• Do you know that King Philippe King is the first Crown Prince not to receive private education and to follow a classical and bilingual educational path in primary and secondary schools in Belgium. Interested in aerospace since childhood, he joined the Air Force, where he qualified as a fighter pilot before completing his military training with a certification as a parachutist and a commando.

Addendum: Prince Charles, Regent of Belgium

From 20 September 1944 to 20 July 1950, Prince Charles, Count of Flanders, served as Regent of Belgium while the Belgian government was investigating his older brother, King Leopold III, for cooperating with the Nazis. He seemingly did a good job, leading Belgium in reviving its economy, and giving women the right to vote. Also during his regency the Benelux customs union was formed, Belgium became a member state of the United Nations, and the North Atlantic Treaty was signed.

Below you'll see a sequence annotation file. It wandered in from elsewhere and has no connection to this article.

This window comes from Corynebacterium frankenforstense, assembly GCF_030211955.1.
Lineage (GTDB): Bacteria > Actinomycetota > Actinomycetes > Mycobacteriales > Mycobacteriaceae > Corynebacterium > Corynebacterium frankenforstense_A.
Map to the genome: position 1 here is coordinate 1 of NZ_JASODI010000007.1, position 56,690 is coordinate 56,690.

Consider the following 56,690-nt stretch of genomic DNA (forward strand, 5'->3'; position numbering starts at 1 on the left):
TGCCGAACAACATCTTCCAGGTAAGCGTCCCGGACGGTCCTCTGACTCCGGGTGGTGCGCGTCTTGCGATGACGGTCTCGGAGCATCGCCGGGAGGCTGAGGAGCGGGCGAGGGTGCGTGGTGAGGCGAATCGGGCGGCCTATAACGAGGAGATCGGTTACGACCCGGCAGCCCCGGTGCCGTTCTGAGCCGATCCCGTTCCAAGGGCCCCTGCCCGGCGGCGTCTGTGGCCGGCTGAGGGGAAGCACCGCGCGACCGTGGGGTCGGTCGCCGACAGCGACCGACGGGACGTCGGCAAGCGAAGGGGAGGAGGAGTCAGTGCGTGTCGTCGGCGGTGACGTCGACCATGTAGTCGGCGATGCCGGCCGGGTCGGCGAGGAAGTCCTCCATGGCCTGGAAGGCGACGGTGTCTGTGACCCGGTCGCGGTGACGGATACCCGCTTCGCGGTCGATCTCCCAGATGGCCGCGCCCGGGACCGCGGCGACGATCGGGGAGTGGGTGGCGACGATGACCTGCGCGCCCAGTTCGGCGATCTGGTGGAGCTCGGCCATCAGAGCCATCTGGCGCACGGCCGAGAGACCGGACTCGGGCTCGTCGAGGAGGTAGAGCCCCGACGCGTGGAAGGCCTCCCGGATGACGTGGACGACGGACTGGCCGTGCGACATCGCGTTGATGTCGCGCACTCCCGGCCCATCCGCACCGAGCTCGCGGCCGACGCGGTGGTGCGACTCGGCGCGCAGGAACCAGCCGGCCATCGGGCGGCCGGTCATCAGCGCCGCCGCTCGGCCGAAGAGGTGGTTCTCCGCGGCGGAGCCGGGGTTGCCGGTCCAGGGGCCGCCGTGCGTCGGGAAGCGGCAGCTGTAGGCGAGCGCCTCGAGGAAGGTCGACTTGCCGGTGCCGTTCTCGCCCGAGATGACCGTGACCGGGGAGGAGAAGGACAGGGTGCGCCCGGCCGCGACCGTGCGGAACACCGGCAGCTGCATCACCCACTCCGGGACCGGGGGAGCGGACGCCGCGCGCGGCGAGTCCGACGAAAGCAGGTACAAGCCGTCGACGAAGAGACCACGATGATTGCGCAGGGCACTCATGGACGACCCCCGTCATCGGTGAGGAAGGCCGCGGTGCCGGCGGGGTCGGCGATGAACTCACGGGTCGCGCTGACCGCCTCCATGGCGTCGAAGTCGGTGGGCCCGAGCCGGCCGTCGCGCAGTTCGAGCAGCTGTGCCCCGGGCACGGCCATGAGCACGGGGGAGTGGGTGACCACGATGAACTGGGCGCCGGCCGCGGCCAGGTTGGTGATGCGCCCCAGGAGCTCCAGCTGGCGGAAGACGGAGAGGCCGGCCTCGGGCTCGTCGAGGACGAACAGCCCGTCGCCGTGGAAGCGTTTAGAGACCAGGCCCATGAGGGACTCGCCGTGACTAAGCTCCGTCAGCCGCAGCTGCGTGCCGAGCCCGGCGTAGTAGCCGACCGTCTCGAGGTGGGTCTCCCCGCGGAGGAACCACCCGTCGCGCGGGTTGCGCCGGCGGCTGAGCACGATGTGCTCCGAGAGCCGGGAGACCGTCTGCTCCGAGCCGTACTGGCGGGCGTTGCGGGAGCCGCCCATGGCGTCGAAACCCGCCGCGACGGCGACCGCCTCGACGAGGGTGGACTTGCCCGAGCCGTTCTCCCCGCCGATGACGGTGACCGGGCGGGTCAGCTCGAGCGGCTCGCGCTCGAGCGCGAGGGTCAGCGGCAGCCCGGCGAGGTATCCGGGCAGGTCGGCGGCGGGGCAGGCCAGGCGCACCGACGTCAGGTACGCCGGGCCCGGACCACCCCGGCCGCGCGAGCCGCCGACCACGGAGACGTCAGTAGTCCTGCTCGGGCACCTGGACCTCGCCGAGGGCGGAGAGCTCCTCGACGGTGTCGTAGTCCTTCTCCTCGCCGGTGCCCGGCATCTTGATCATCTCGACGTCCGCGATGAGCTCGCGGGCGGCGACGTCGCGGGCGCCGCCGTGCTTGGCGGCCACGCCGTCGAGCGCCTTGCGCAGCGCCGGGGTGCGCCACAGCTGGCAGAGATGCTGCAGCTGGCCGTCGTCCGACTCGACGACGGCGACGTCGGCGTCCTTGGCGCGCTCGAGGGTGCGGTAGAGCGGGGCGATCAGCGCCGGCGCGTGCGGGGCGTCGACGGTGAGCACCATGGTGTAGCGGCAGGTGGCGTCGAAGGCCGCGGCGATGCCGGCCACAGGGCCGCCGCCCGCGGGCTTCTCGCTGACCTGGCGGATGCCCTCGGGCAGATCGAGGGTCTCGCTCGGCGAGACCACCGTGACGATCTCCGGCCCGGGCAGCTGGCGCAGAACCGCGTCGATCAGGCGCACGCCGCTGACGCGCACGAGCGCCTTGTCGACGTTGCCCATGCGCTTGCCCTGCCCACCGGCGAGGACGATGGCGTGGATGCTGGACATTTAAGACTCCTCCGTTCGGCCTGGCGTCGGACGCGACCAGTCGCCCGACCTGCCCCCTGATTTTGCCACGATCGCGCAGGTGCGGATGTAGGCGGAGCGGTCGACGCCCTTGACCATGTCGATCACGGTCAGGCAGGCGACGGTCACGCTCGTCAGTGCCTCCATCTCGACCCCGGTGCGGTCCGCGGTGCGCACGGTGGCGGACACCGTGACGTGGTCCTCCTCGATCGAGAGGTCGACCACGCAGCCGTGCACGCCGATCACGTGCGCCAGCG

Charles Regent of Belgium 1944 - 1950
Charles, Regent of Belgium

Charles’ role as Regent ended on 20 July 1950 when King Leopold II abdicated. Charles retired from public life, taking up residence in Ostend and becoming involved in artistic pursuits. Having taken up painting, he signed his works: “Karel van Vlaanderen” (Charles of Flanders). He lived to the age of 79 and died in Ostend just a few months before his older brother in 1983.

I hope you enjoyed this tour of the Kings of the Belgians. Following a suggestion in the comments below I have now written a post on the Queens of Belgium. I hope you have paid attention to both and that you are now ready to complete the Belgian Monarchy Quiz!

10 thoughts on “The Kings of the Belgians”

  1. Thank you for another great piece of research, Denzil. Warm wishes to you, your family and friends for Xmas and for 2024!

  2. An excellent synopsis so I can keep them all straight. Might I request a dip into the history of the queens? I respect so much that Elizabeth and Fabiola were such arts patrons.